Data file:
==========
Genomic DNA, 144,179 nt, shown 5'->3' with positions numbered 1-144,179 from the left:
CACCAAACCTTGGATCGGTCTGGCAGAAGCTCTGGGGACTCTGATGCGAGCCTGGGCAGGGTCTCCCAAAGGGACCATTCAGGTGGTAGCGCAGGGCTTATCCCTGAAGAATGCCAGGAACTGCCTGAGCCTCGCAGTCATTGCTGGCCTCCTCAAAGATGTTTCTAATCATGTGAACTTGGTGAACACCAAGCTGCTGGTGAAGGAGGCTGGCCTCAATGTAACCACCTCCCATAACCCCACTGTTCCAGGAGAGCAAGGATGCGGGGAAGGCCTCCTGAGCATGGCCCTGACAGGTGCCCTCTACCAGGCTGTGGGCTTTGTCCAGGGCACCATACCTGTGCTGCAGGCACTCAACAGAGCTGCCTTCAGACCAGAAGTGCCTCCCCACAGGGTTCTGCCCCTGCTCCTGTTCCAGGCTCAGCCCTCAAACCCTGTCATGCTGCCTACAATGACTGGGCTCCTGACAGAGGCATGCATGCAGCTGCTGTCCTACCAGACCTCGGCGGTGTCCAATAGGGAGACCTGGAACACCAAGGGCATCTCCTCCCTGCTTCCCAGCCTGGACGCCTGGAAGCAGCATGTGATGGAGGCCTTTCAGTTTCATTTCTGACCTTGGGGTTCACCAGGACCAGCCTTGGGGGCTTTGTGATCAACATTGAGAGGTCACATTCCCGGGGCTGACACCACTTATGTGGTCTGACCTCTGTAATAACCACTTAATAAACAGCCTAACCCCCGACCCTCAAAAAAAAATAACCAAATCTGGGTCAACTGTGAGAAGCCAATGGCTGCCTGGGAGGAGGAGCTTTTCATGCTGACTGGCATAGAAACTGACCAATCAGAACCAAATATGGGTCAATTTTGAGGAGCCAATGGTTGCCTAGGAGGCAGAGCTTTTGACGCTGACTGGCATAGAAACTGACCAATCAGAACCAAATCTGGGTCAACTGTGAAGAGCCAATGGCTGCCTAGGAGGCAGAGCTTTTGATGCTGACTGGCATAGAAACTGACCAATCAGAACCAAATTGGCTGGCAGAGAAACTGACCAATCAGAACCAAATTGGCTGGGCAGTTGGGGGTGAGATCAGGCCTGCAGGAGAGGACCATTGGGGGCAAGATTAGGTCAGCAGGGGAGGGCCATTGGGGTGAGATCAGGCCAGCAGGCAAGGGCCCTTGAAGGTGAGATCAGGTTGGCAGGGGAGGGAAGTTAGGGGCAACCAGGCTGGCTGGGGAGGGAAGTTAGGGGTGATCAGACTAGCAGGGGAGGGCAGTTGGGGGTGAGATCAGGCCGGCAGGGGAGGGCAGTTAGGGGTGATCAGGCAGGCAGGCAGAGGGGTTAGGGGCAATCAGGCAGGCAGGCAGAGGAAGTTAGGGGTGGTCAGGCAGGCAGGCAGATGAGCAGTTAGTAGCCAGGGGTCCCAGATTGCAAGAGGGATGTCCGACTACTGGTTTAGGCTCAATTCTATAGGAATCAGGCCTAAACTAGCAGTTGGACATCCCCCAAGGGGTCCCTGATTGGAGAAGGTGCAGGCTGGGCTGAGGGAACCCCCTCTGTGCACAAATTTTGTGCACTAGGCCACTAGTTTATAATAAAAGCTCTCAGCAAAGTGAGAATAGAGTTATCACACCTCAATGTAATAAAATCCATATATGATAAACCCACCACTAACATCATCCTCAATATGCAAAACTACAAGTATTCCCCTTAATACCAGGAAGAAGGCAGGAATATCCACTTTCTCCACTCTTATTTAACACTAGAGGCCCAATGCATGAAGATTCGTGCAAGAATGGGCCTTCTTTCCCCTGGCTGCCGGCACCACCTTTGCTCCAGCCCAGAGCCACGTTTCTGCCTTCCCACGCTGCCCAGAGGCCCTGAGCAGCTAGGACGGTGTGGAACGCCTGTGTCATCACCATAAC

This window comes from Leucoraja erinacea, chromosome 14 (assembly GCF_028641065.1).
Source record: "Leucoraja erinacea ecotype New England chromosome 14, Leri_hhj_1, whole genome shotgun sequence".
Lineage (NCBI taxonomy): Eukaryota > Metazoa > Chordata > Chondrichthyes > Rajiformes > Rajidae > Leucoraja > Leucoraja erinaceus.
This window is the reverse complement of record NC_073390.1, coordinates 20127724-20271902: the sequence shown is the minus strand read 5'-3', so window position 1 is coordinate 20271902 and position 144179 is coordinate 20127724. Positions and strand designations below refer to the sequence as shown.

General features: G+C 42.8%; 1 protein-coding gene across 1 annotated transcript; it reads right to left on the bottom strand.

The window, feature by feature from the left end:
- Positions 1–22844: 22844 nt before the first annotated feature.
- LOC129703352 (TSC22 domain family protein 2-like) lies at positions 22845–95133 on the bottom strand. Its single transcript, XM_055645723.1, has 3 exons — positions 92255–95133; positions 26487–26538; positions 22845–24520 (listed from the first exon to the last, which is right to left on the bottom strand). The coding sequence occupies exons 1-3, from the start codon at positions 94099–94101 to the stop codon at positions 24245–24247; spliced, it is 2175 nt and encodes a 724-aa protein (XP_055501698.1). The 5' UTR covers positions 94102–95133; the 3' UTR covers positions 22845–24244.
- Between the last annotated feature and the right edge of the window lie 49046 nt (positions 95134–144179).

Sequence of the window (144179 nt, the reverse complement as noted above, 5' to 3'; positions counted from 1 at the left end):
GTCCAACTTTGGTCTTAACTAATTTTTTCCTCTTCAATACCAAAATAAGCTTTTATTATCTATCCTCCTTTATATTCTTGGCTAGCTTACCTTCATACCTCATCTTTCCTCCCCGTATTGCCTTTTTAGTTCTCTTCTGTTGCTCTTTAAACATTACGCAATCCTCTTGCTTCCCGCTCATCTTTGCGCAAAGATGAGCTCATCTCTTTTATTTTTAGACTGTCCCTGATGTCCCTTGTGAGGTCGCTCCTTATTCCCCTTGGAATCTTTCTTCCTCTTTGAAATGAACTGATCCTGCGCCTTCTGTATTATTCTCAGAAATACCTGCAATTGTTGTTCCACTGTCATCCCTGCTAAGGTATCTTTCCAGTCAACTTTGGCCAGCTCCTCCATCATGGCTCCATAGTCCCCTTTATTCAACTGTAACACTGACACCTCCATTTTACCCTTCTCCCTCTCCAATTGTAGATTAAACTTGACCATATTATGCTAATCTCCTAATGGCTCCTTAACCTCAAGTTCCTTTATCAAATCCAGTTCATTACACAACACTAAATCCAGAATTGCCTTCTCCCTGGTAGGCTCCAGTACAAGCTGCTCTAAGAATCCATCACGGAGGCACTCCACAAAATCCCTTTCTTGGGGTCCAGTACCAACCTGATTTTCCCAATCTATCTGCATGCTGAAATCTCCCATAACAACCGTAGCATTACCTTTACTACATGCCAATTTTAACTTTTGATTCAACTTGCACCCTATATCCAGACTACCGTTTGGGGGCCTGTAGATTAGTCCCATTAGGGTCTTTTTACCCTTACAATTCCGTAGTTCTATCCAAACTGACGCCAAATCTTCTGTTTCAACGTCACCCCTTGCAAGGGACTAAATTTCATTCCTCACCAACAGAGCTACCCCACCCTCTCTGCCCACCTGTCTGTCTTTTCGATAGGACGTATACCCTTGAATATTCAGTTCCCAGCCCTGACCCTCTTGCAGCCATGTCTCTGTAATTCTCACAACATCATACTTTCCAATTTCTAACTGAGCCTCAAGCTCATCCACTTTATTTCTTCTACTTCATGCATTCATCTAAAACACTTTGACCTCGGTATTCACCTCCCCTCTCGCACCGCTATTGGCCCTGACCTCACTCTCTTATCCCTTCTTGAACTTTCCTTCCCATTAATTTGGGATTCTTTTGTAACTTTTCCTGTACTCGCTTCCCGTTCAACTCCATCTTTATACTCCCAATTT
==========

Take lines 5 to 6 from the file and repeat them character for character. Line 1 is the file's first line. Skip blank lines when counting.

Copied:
Lineage (NCBI taxonomy): Eukaryota > Metazoa > Chordata > Chondrichthyes > Rajiformes > Rajidae > Leucoraja > Leucoraja erinaceus.
This window is the reverse complement of record NC_073390.1, coordinates 20127724-20271902: the sequence shown is the minus strand read 5'-3', so window position 1 is coordinate 20271902 and position 144179 is coordinate 20127724. Positions and strand designations below refer to the sequence as shown.